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|Articles - July 2010|
|Friday, June 25, 2010|
The TV show Leverage has brought Portland more than fame and the fun factor of having Timothy Hutton walking around downtown. It put $20 million into the local economy.
The show’s second season, which filmed in Portland in 2009, employed 397 Oregonians for 150,000 hours, and contracted for services with more than 400 vendors and agencies.
Leverage is filming and airing its third season now, and plans to stay in Portland as long as it’s signed for more episodes and state incentives are still available. The show’s producers filmed season one in Los Angeles and decided to move for season two. The production moved to Portland instead of Vancouver, B.C., because of Portland’s friendliness, local talent and great shooting sites.
Leverage got almost $4 million in rebates for the more than $20 million of goods, services and labor it purchased during its second season, according to the Governor’s Office of Film and Television. The state gives a 20% rebate on goods and services purchased, and a 16.2% rebate for salaries paid to Oregonians.
Leverage’s executive producer Dean Devlin says there’s also a “trickle-up” impact when businesses contracted with Leverage spend their cash. “It really is the ultimate stimulus program.”
David Besaw of 52nd Ave Hardware & Business Supply says he was looking at cutting staff and health insurance, but a Leverage contract for the third season saved his business. “We were able to hire two more full-time employees,” says Besaw.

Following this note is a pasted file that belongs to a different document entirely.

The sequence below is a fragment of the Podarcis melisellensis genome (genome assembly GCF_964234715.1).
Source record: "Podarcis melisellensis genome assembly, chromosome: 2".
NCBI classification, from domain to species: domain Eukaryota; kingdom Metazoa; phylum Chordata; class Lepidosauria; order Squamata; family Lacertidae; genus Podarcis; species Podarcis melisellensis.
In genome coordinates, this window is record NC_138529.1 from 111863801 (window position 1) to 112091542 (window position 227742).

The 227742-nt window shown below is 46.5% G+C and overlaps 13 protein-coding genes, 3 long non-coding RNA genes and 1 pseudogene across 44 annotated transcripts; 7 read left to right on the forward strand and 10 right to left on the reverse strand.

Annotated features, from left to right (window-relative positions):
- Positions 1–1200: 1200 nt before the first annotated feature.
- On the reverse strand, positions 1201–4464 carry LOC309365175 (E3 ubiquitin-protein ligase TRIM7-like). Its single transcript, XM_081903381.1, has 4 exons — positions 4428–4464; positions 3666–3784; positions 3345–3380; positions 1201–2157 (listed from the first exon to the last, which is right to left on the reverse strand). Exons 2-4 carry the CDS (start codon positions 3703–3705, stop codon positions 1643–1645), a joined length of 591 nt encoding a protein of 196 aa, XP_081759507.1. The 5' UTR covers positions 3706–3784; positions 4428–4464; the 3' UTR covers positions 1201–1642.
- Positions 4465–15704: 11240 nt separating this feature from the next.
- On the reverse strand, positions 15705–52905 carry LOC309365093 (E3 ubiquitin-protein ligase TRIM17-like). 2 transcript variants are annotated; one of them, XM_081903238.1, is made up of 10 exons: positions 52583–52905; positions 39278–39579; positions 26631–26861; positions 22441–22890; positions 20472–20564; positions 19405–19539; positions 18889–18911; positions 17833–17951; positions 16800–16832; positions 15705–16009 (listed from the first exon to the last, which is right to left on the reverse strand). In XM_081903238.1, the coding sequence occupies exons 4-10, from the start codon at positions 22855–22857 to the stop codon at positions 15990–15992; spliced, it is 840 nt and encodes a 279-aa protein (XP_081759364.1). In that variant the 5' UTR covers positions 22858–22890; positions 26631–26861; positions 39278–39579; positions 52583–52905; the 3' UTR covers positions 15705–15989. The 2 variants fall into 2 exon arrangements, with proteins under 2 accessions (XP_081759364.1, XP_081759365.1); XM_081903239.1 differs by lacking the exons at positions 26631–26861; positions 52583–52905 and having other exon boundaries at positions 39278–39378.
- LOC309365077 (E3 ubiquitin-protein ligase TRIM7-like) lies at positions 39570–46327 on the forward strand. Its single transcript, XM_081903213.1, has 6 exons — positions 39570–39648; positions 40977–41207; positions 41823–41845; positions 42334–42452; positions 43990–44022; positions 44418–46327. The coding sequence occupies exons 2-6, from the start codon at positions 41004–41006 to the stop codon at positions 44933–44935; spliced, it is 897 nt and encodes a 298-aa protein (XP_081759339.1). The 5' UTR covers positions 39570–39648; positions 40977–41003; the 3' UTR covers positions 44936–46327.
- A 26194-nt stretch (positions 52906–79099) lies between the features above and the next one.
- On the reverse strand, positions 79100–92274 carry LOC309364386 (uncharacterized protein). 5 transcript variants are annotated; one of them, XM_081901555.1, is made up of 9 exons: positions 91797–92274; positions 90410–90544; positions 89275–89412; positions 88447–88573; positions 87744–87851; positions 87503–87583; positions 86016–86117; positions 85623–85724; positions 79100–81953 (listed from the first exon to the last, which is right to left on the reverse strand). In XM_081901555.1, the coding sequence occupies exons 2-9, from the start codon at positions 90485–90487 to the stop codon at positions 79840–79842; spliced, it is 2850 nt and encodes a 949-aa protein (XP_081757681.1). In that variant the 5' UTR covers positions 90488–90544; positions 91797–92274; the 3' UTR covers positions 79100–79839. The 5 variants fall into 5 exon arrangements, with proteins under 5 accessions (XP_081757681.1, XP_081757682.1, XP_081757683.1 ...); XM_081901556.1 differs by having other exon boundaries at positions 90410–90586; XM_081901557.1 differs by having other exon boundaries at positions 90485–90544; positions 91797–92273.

“In some cities people are jaded with filming,” says Devlin. “In Portland, people bring us milk and cookies.”
Sunday, December 07, 2014
BY LINDA BAKER
On Friday, Uber switched on an app — and with one push of the button torpedoed Portland’s famed public process.
Saturday, December 13, 2014
Seven tidbits about the president and CEO of AKT Group.
Thursday, December 18, 2014
2014 was a year of wild contradictions, fast-paced growth and unexpected revelations.
Saturday, December 13, 2014
Checking in with the managing director of Arnerich Massena.
Friday, October 31, 2014
BY LINDA BAKER | OB EDITOR
Why are there so few transportation startups in Portland? The city’s leadership in bike, transit and pedestrian transportation has been well-documented. But that was then — when government and nonprofits paved the way for a new, less auto centric way of life.
Friday, October 24, 2014
A majority of respondents agreed: Local vineyards should remain Oregon-owned and quality is the most important factor when determining where to eat or buy groceries.
Tuesday, December 09, 2014
BY LINDA BAKER
On the eve of the Portland Ad Federation's Rosey Awards, Matt Anderson, CEO of Struck, talks about the transition from creative director to CEO, the Portland talent pool and whether data is the new black in the creative services sector.
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